The Team Type 1 Foundation was established with the mission to “instill hope and inspiration for people around the world affected by diabetes.” The foundation believes that with appropriate diet, exercise, treatment and technology, anyone with diabetes can achieve their dreams. Each year the Team Type 1 Foundation Provides educational scholarships for young athletes with Type 1 diabetes, and having those athletes serve as spokespersons to further achieve the foundations goals. The Global Ambassador program aims to foster young leaders in diabetes, not only providing financial scholarships, but also training on becoming visible advocates for the diabetes community and role models for the next generation of young type 1 athletes. 58 applicants received funding in the 2015-2016 school year, with 5 receiving $5,000, 5 receiving $2,500, and 51 receiving $1,000 – for a total of $85,500 in funding. The current awardees span 13 different sports – including football, soccer, swimming and more.
With the help of Dr. Biljana Southerland and others I was able to connect with Peninah Benjamin. Peninah is one of 58 recipients of the 2015-2016 school year athletic scholarship from Team Type 1. Over a month of emails I learned a lot about Peninah and about her diabetes story. In that month I also learned that Peninah is a very determined and hard working individual that found time to email me and take part in the interview while studying and taking finals at Dartmouth College in Hanover, New Hampshire!! Below is a truly inspirational interview that shows anything is possible with diabetes, Peninah is an inspiration and demonstrates what the Team Type 1 Foundation is all about!!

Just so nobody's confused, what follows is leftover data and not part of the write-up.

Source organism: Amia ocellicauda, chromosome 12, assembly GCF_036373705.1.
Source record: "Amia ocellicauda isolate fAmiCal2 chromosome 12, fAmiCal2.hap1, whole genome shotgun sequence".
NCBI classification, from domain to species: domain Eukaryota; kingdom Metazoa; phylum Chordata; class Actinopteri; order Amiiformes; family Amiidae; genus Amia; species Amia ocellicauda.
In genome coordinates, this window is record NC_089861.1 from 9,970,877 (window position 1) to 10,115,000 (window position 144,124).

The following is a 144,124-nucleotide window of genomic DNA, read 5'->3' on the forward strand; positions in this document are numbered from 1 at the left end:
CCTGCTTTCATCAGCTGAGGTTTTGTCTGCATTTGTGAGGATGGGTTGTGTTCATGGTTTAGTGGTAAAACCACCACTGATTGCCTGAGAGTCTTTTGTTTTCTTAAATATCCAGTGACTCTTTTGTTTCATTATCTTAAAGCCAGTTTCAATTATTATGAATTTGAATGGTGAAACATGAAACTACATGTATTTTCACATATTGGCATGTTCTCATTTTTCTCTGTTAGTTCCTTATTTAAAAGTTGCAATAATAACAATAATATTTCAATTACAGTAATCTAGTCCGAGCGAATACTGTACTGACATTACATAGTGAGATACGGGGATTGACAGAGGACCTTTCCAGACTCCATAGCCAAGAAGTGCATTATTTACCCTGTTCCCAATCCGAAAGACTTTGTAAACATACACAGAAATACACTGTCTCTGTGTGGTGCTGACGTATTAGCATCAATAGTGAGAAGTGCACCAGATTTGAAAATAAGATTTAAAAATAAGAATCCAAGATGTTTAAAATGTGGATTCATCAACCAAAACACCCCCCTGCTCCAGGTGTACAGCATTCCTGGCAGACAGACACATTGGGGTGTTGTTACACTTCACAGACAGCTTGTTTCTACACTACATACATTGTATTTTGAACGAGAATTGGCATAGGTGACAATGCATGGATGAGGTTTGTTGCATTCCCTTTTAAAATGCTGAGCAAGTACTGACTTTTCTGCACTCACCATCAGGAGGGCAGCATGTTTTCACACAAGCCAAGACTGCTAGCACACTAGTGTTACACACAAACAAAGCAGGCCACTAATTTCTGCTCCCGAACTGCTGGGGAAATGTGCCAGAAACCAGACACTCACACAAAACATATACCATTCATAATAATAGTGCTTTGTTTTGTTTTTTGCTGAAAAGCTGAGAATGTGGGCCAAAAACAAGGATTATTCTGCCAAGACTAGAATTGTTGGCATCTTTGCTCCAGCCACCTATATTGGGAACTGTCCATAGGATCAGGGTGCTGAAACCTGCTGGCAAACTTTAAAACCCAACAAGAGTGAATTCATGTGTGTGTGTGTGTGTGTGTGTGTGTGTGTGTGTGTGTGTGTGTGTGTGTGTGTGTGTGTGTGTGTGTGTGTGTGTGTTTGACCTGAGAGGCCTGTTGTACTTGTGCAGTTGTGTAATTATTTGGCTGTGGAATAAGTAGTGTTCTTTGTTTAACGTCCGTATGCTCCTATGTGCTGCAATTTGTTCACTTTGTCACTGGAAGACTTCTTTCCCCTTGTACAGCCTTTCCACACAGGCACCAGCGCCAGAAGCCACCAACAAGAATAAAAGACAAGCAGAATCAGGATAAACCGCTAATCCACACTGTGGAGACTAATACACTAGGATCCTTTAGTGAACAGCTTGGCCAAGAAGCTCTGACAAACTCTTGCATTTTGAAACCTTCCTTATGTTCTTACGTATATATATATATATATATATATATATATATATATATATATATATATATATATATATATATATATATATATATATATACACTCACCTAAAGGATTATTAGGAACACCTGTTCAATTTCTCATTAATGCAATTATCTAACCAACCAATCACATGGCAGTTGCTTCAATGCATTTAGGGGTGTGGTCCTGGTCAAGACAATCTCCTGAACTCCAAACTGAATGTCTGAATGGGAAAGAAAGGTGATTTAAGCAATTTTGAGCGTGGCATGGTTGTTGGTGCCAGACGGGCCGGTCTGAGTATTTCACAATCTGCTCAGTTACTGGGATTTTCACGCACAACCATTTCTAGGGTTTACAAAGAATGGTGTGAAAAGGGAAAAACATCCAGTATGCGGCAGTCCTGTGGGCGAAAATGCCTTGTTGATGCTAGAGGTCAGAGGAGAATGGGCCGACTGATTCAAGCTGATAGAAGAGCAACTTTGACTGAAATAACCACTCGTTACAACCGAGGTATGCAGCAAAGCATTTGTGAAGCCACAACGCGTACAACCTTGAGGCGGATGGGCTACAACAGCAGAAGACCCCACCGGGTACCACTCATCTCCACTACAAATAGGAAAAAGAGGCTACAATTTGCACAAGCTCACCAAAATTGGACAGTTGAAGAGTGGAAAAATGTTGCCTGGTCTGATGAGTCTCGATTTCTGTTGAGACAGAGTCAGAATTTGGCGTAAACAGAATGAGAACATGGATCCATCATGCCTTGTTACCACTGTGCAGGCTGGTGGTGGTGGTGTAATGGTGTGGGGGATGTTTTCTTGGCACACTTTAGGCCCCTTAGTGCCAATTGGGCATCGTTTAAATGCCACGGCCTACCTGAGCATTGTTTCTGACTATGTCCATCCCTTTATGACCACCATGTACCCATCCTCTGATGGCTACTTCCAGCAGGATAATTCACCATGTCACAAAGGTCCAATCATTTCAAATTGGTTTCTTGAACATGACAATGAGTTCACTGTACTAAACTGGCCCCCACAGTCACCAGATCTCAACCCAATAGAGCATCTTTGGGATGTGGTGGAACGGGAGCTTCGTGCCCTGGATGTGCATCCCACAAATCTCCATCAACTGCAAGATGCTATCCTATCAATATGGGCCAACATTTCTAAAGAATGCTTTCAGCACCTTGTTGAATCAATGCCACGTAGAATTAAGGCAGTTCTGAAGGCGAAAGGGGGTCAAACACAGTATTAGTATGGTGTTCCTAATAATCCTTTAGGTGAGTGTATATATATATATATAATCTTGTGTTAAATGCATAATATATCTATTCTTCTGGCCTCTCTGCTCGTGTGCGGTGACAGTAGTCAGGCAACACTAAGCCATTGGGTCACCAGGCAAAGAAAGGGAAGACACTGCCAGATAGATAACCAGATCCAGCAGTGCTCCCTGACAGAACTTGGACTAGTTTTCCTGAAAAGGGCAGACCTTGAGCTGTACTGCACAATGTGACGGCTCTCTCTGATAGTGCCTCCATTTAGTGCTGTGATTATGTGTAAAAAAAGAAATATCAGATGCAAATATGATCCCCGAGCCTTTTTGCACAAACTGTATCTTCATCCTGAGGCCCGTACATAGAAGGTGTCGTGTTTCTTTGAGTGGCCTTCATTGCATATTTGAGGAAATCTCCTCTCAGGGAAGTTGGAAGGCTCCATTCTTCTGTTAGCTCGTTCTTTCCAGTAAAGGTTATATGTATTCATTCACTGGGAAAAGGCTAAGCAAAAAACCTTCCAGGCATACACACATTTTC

To Learn more about The Team Type 1 Foundation please visit http://teamtype1.org/
Also look for The Team Type 1 Foundation on Twitter (@TT1foundation) and Facebook (www.facebook.com/TeamType1Page//)
I was diagnosed with diabetes at the end of second grade, when I was seven years old. When I was diagnosed, I did not know what diabetes was or what it meant. All I knew is what I heard the doctors say, more finger pricks and an insulin shot every day. I was very active in second grade and did soccer, dance, and lots of other sports. Luckily, I was surrounded by friends and family who knew me as me and did not look at me any differently. To me, diabetes never stood in the way of doing anything, it was just another thing I had to take care of.
Being in high school and college with diabetes can be very difficult, how do you balance everything from studying for finals, road trips, and social events?
By the time I got to high school, I kind of forgot what it was like to not have diabetes. I could not remember a day not waking up, checking my blood sugar, counting carbs, and taking insulin. It is just another part of me, but not something that defines me. Just like I have to back my bag for when we travel for sailing regattas, or pack my clothes, I never think twice about also having to pack my bag for diabetes supplies for the weekend.
The only time that really stood out to me was when I returned this past January for our second quarter after winter break. Two days before classes started, I got a stomach bug and was constantly low, but also had ketones. I had to use the glucagon shot for the first time ever, and all this was in my dorm room with my two roommates. They were always there for me, but it was scary at first and not having my parents, but instead having to do this all on my own.
How did you learn about the Team Type 1 Scholarship?